The first sip of the red-bean drink helped me cool down in the summer heat. Its taste and colour were exactly the same as those prepared by my late mother. In the City today, it is difficult to find places that serve such drinks.
Com Nha Que Restaurant
Add: 93/15 Xo Viet Nghe Tinh St, Binh Thanh Dist, HCM City
Price: VND29,000 - ND189,000 per dish.Three-course set lunch for two or three persons: VND140,000
Comment: Authentic traditional southern food, cosy ambience with impressive antique interior, inviting prices, and dedicated and hospitable servers.
We started our meal with deep-fried spring rolls (VND39,000) - a stand-out dish of the restaurant. Finely arranged, the dish was pleasing to the eye.
It was a perfect combination of fresh minced shrimp and pork, and herbs with a well-made sweet-sour dish sauce, with typical southern greens like mesclun and lettuce -- a delicacy you should not miss.
We then moved on to the four-course set lunch, which was a typical meal for southern family gatherings, and the highlight of the restaurant.
The set (VND200,000 for three or four persons) featured rice with canh chua tom (sweet-sour soup with shrimp), ca loc kho to (snakehead fish braised in clay pot), rau muong xao toi (stir-fried water spinach with garlic) and thit ba roi chien (fried pork belly).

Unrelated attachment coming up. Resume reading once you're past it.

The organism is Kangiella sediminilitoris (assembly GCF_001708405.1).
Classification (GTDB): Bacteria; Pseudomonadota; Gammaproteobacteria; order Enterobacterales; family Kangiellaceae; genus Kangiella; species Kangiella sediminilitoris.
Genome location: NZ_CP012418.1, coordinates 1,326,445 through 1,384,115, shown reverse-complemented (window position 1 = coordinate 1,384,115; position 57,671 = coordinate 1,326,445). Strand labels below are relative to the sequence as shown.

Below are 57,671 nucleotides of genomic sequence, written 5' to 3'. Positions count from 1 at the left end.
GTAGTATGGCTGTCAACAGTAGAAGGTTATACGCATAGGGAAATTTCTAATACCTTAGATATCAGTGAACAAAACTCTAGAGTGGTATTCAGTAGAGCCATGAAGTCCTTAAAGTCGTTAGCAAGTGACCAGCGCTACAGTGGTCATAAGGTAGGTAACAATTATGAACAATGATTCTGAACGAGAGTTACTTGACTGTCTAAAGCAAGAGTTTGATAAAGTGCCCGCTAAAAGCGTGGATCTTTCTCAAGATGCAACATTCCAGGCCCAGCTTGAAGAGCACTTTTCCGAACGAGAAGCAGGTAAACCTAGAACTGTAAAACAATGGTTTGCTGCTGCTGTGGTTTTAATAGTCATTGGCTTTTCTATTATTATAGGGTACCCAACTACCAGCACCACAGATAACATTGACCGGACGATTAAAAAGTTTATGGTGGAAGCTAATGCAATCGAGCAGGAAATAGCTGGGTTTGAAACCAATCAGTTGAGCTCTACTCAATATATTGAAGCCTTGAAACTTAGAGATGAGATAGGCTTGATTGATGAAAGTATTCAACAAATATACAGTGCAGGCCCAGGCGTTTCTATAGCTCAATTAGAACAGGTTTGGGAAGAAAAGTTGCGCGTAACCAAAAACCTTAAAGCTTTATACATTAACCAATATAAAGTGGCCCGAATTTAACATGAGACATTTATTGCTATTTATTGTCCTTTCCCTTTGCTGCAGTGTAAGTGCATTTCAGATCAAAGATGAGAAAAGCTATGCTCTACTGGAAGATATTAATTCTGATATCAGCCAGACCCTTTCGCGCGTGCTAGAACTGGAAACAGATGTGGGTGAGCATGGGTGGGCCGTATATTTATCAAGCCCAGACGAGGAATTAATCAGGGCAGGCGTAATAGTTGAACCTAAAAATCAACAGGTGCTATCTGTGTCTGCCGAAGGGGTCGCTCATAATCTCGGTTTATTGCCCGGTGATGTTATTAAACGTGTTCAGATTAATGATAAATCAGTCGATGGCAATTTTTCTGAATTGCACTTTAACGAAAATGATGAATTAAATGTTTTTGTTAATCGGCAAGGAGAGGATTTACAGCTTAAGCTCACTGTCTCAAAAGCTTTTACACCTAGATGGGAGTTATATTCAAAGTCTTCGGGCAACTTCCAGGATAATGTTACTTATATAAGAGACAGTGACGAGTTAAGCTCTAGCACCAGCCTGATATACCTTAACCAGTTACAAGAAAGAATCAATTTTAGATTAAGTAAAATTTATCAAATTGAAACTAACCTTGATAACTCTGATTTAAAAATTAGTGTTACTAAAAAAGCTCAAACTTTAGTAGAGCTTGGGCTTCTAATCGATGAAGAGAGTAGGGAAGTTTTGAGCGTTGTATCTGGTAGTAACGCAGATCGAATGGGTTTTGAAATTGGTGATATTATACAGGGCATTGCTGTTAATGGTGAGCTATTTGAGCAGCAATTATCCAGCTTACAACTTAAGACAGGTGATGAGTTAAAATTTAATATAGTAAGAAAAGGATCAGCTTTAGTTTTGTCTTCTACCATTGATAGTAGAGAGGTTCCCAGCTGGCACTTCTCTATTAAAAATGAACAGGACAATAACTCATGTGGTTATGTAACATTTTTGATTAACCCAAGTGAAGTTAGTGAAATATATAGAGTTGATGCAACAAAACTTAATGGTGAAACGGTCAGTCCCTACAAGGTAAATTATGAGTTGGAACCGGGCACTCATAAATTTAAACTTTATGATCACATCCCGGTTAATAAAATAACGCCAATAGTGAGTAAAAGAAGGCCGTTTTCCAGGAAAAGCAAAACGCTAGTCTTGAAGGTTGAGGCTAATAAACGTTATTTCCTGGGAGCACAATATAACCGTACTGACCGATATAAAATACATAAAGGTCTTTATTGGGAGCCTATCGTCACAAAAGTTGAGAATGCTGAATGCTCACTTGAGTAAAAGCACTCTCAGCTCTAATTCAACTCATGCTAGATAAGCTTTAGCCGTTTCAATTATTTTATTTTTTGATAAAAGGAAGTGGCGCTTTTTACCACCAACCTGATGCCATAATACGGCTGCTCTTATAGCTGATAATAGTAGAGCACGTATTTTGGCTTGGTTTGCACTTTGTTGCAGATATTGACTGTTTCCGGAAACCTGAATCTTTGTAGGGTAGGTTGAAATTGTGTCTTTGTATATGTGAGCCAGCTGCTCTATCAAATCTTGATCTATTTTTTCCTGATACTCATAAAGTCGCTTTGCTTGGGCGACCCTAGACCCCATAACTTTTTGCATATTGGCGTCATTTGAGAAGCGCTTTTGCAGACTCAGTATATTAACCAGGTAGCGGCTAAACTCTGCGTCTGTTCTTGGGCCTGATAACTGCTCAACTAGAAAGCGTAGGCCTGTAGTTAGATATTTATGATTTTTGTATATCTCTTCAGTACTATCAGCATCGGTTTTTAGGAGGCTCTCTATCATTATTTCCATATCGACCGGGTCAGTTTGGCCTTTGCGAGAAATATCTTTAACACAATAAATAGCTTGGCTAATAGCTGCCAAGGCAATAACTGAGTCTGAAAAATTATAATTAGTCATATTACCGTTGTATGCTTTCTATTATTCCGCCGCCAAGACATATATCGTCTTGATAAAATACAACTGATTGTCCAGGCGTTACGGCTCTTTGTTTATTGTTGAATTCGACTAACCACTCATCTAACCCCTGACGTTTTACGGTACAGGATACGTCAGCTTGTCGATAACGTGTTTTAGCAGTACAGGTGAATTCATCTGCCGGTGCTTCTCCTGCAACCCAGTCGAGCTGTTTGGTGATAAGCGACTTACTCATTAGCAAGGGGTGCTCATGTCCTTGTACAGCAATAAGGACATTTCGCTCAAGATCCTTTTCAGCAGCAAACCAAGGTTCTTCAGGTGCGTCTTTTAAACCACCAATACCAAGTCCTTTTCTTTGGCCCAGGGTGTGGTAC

At first I enjoyed rice with braised fish and fried pork belly. Although I had eaten the two dishes at other restaurants in HCM City, the ones at Com Nha Que were truly spectacular.
The braised fish was neither too spicy nor too sweet, unlike what people often assume about southern flavours. And its colour was a visual delight.
The pork dish was tender but crispy, seasoned with a special five-spice powder and garlic. The accompanying stir-fried water spinach caught my eye and I nearly ate it all.
But of all the dishes, my favourite was a sweet-sour soup with shrimp, tomato, okras, bean roots, pineapple and taro. Its seasoning, which combined red chilli, browned garlic, cilantro and rice-paddy herb (which has a sharp citrusy flavour), gave it a wonderful aroma and taste, stimulating the appetite. The dish also helped us digest our large meal.
After the four-course set, we unfortunately had no room for homemade sweets like baked cassava cakes, bananas flambeed with wine and sweet lotus-seed soup.
And the other specialties of the restaurant would also have to wait for another day.
They include hu tieu, a pork noodle soup prepared Mekong Delta style, chao tom, grilled shrimp paste wrapped around sugarcane, and goi bon bon tom thit, a sweet-sour salad made with typha angustifolia pickle, pork belly and shrimp.
"We're planning to add more southern-flavoured signature items to the list such as goi cang cua thit bo, peperomia (herb) with tender beef in sweet-sour sauce with red chili, onion and peanuts, lau ca lang mang chua, a bagridae (a kind of catfish) hotpot with shoot bamboo pickle, and ca lang kho rieng, bagridae braised with galangal," Vu said.
Our meal was indeed a memorable one, and I want to return soon to discover more special dishes from Viet Nam's "food-wealthy" south. — VNS